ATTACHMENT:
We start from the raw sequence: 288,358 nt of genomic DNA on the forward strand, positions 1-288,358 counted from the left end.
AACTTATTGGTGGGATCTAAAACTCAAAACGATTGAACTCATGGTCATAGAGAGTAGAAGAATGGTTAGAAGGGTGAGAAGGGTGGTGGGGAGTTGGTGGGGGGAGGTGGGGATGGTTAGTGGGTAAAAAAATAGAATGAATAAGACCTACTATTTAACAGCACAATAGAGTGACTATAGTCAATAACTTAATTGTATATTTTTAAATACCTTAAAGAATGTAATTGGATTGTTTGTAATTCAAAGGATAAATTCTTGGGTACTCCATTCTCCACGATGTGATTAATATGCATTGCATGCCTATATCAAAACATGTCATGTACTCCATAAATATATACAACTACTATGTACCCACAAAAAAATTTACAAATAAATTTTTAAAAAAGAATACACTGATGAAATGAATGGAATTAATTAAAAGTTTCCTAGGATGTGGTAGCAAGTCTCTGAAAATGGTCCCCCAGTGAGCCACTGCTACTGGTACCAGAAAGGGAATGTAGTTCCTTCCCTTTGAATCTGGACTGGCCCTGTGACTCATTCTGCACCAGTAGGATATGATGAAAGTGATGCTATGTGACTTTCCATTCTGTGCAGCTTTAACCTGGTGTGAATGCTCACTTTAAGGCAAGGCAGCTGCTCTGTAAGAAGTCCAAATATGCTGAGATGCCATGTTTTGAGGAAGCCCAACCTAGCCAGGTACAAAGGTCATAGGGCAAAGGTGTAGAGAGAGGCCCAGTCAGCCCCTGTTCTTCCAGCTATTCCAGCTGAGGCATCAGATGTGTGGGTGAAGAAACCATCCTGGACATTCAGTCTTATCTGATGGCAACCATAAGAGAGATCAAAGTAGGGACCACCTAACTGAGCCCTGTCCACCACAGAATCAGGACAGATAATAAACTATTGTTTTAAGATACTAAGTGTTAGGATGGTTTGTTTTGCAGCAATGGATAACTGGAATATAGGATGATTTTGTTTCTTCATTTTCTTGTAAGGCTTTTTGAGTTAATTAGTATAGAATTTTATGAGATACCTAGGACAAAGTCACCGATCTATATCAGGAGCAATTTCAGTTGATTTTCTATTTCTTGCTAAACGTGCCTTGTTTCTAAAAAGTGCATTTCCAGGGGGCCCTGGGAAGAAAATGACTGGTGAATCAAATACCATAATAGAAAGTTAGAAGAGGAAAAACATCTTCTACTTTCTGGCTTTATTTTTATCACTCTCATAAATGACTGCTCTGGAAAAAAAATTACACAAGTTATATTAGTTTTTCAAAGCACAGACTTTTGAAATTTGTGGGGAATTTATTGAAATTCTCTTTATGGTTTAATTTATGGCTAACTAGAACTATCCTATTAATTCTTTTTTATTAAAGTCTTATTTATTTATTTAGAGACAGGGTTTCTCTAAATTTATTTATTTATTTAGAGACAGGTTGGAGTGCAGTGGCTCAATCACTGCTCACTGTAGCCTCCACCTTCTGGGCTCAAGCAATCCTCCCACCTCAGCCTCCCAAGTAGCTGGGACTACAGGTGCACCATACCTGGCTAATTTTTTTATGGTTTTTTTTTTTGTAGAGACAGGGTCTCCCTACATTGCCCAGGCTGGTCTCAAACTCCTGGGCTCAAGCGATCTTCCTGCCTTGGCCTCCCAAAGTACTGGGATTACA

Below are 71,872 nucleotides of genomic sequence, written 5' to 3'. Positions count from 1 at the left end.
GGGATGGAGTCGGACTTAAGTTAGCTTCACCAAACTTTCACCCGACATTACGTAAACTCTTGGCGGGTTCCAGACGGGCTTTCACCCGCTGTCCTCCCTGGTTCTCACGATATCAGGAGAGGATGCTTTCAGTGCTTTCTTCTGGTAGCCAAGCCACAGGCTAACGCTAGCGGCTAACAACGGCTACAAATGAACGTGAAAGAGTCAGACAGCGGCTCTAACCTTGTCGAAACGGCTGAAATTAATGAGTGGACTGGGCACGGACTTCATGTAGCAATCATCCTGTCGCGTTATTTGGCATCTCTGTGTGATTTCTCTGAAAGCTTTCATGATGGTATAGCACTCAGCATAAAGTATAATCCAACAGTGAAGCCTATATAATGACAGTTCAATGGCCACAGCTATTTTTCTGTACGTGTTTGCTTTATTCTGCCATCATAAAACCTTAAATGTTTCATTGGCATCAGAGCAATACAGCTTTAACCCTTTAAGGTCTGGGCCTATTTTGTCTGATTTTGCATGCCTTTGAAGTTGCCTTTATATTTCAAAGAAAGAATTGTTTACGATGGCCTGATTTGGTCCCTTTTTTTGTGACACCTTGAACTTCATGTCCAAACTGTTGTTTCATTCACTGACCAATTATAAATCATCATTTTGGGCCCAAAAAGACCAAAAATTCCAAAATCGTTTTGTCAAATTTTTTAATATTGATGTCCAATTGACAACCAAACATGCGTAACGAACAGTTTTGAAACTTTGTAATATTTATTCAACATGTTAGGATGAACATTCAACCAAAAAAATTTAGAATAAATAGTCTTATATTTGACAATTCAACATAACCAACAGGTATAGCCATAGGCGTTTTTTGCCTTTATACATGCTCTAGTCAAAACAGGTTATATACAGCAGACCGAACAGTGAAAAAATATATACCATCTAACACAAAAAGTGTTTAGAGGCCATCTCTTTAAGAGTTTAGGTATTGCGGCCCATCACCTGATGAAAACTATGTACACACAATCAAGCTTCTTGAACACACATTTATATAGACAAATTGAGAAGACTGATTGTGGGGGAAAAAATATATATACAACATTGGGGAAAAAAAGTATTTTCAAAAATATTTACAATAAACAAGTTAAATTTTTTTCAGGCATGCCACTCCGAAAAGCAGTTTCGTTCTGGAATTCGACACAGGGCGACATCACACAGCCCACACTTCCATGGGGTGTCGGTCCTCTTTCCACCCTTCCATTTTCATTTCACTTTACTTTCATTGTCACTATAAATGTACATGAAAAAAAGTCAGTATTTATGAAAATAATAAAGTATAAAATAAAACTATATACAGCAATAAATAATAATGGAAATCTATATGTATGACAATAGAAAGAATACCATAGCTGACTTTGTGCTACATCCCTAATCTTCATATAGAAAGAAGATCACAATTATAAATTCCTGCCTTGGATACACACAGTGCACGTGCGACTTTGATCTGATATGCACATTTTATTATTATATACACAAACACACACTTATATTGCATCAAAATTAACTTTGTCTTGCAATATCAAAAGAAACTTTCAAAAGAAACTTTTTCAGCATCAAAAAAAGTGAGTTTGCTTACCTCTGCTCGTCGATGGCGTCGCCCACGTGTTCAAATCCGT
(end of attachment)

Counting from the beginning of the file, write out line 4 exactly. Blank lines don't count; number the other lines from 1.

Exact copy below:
GGGATGGAGTCGGACTTAAGTTAGCTTCACCAAACTTTCACCCGACATTACGTAAACTCTTGGCGGGTTCCAGACGGGCTTTCACCCGCTGTCCTCCCTGGTTCTCACGATATCAGGAGAGGATGCTTTCAGTGCTTTCTTCTGGTAGCCAAGCCACAGGCTAACGCTAGCGGCTAACAACGGCTACAAATGAACGTGAAAGAGTCAGACAGCGGCTCTAACCTTGTCGAAACGGCTGAAATTAATGAGTGGACTGGGCACGGACTTCATGTAGCAATCATCCTGTCGCGTTATTTGGCATCTCTGTGTGATTTCTCTGAAAGCTTTCATGATGGTATAGCACTCAGCATAAAGTATAATCCAACAGTGAAGCCTATATAATGACAGTTCAATGGCCACAGCTATTTTTCTGTACGTGTTTGCTTTATTCTGCCATCATAAAACCTTAAATGTTTCATTGGCATCAGAGCAATACAGCTTTAACCCTTTAAGGTCTGGGCCTATTTTGTCTGATTTTGCATGCCTTTGAAGTTGCCTTTATATTTCAAAGAAAGAATTGTTTACGATGGCCTGATTTGGTCCCTTTTTTTGTGACACCTTGAACTTCATGTCCAAACTGTTGTTTCATTCACTGACCAATTATAAATCATCATTTTGGGCCCAAAAAGACCAAAAATTCCAAAATCGTTTTGTCAAATTTTTTAATATTGATGTCCAATTGACAACCAAACATGCGTAACGAACAGTTTTGAAACTTTGTAATATTTATTCAACATGTTAGGATGAACATTCAACCAAAAAAATTTAGAATAAATAGTCTTATATTTGACAATTCAACATAACCAACAGGTATAGCCATAGGCGTTTTTTGCCTTTATACATGCTCTAGTCAAAACAGGTTATATACAGCAGACCGAACAGTGAAAAAATATATACCATCTAACACAAAAAGTGTTTAGAGGCCATCTCTTTAAGAGTTTAGGTATTGCGGCCCATCACCTGATGAAAACTATGTACACACAATCAAGCTTCTTGAACACACATTTATATAGACAAATTGAGAAGACTGATTGTGGGGGAAAAAATATATATACAACATTGGGGAAAAAAAGTATTTTCAAAAATATTTACAATAAACAAGTTAAATTTTTTTCAGGCATGCCACTCCGAAAAGCAGTTTCGTTCTGGAATTCGACACAGGGCGACATCACACAGCCCACACTTCCATGGGGTGTCGGTCCTCTTTCCACCCTTCCATTTTCATTTCACTTTACTTTCATTGTCACTATAAATGTACATGAAAAAAAGTCAGTATTTATGAAAATAATAAAGTATAAAATAAAACTATATACAGCAATAAATAATAATGGAAATCTATATGTATGACAATAGAAAGAATACCATAGCTGACTTTGTGCTACATCCCTAATCTTCATATAGAAAGAAGATCACAATTATAAATTCCTGCCTTGGATACACACAGTGCACGTGCGACTTTGATCTGATATGCACATTTTATTATTATATACACAAACACACACTTATATTGCATCAAAATTAACTTTGTCTTGCAATATCAAAAGAAACTTTCAAAAGAAACTTTTTCAGCATCAAAAAAAGTGAGTTTGCTTACCTCTGCTCGTCGATGGCGTCGCCCACGTGTTCAAATCCGT